While many countries have a rich culture and history of haggling, it's not as common in the U.S. or many parts of Europe. For those of us who aren't natural hagglers, it can be an uncomfortable thing to attempt. And yet, we can save thousands of dollars a year if we just learn to haggle. And yes, you can haggle on nearly everything, from smaller stores to big ones, from houses and cars to clothes and shoes. Here's how to do it.
Know the seller. It's best to know the practices of the seller. Some are used to haggling, and giving discounts, and others expect you to pay the sticker price and no more. For example, smaller stores and car lots expect a bit of haggling, while it could be more difficult (though not impossible) at a larger chain store.
Just ask. It doesn't hurt to ask for a lower price. If they're selling something for $200, politely ask if they'll sell it for $180. Practice doing this, and you'll get more comfortable and better at it over time.
Be willing to walk away. If you really want something and just have to have it now, you're in a bad bargaining position. But if you're genuinely willing to walk away if you don't get a lower price, you are in a more powerful position. And really do walk away if you don't get your price. You can always come back another time and ask again, or go somewhere else. If you're not willing to walk away, you probably won't get the best price.
Confess a lack of money. It's not embarrassing to say, "I have a limited budget" or "I only have $X to spend on this." If you tell them what your limit is, the seller might be willing to go lower. When faced with a choice of giving a discount or getting nothing, most sellers would give the discount.
Point out flaws that should merit a discount. If there's a small stain, or a small tear, or a missing button, or some other flaw, point it out and ask if they'll give you a discount on that if you buy it. Most times, even at larger stores, you'll get the discount.
Offer to buy more for a lower rate. This works well at more independent stores, but if you're willing to buy multiple items, they'll often give you a lower price. Say, "I only have $X to spend on these, but I'd really like to get them all. Will you give them to me for that price?"
Ask for a lower rate for off-peak days. This works well for hotels, rentals and the like. If it's during the peak season, or if they have a waiting list, they're not likely to lower the price. But if it's off-peak, they might be willing to give you a bargain. Just ask.
Hide behind email. If you just can't get the nerve up to haggle in person, do it virtually over email. Find the item you want and email the online store to ask for a discount. It's much easier when you don't have to face the other person.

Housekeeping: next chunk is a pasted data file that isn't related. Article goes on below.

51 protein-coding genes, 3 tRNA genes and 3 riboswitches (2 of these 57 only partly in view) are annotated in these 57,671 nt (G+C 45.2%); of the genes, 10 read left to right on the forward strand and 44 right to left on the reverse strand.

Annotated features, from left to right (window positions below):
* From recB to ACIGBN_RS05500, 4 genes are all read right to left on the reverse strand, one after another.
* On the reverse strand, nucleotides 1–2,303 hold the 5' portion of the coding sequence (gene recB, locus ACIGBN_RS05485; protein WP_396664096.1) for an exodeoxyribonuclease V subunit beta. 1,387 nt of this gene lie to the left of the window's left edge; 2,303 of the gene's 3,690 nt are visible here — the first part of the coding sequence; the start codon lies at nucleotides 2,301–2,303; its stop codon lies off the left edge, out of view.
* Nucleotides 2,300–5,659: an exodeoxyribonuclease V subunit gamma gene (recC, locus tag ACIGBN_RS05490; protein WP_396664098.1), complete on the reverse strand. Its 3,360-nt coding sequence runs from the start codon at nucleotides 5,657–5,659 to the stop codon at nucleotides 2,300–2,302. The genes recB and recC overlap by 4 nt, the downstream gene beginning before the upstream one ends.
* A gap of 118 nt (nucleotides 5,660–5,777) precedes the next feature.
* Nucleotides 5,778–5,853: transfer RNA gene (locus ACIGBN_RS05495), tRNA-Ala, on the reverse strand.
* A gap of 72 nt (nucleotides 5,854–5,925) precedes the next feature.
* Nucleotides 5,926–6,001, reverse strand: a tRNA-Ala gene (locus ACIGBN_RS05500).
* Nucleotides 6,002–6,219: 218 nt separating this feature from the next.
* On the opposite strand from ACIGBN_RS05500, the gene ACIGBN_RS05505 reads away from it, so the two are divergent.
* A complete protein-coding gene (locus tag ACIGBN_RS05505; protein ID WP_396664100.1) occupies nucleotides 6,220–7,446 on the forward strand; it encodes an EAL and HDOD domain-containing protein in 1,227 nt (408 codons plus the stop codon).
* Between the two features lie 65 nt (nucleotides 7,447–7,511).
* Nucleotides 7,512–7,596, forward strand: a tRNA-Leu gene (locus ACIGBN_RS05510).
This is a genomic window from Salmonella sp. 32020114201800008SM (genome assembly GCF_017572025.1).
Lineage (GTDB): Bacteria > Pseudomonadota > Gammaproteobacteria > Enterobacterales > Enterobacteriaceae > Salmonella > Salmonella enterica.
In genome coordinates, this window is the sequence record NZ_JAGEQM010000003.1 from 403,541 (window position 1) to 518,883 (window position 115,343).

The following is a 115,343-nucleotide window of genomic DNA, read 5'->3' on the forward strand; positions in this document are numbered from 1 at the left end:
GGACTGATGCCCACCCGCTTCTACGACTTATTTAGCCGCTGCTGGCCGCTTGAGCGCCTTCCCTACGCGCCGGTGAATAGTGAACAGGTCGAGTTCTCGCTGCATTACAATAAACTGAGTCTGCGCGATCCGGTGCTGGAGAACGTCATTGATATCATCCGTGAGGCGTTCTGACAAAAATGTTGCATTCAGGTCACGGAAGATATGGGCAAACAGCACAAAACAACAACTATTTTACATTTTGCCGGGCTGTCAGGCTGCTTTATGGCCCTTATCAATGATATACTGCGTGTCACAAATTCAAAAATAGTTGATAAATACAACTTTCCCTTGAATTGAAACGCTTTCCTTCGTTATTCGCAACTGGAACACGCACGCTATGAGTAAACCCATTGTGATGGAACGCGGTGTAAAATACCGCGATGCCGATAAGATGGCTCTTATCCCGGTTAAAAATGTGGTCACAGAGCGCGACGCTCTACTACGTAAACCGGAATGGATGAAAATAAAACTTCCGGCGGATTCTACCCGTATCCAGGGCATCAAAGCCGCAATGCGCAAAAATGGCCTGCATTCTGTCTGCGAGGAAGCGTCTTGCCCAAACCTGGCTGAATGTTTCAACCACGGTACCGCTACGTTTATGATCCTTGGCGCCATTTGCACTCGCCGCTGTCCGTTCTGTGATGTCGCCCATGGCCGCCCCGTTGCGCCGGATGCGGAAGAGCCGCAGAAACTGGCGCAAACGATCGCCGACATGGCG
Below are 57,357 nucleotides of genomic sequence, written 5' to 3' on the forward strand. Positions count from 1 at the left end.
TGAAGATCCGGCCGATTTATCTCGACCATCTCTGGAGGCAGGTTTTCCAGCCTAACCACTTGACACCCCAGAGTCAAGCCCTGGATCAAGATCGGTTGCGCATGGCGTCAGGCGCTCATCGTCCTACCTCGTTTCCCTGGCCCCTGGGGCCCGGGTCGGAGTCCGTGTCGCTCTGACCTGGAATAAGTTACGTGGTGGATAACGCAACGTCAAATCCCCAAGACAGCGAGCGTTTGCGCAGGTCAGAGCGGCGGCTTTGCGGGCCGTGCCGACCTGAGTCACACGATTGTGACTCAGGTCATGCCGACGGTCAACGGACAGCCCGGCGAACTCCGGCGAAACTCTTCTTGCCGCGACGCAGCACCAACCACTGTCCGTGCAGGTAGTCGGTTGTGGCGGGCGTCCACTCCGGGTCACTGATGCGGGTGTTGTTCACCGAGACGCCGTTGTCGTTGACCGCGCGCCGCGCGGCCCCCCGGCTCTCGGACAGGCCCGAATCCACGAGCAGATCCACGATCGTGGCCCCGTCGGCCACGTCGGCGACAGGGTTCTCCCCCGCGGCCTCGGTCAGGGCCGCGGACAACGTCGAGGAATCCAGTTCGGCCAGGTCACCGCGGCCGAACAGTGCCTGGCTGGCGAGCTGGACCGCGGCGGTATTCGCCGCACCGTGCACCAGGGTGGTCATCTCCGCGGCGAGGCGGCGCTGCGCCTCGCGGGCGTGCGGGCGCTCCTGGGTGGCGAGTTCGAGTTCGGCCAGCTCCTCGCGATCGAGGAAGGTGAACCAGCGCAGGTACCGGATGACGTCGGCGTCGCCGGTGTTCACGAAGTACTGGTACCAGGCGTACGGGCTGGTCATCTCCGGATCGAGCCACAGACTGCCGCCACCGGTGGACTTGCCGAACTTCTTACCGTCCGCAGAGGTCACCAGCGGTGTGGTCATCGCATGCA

Buy at the end of the month. Many salespeople have a monthly quota to meet, and at the end of the month, they're facing crunch time. Shop at the end of the month, and ask for a discount. This works anywhere that a salesperson might work on commission or quota, like at a car dealer or independent fashion store.
Ask about upcoming sales. Have you ever bought something only to see it go on sale a few days later? Often if you're nice, you can ask a salesperson if there's an upcoming sale. Sometimes they'll even sell you the item at sale price, especially if it's the owner or manager. Otherwise, you can just come back when it's actually on sale.
Look for a win-win situation. Look for what the seller wants, and then what you want. See if there's a way to make you both happy, and present it that way to the seller (emphasizing the part that makes him happy). You can't miss with a deal like that.
See if the item has been out on the floor long. Sometimes you can tell by the tag (there's often a date stamp on the tag that a sales clerk can even help you decipher) and sometimes you can tell by the amount of dust it's collected. Either way, if you suspect that an item has been out long, a seller will often be willing to come down in price to get rid of it. It doesn't hurt to ask.
What's your best price? Even if your first offer or request is turned down, ask the seller, "What's your best price?" It's worth it, as they'll often come down a bit.
Be polite. Don't make it seem like you're haggling, or the seller will be more guarded and hesitant. Just politely ask for lower rates or discounts, and you'll have a better rate of success.
Go up the chain. If a sales clerk is not authorized to give a discount, ask to speak to a manager. If the manager isn't authorized, don't be afraid to ask him to call the head office.
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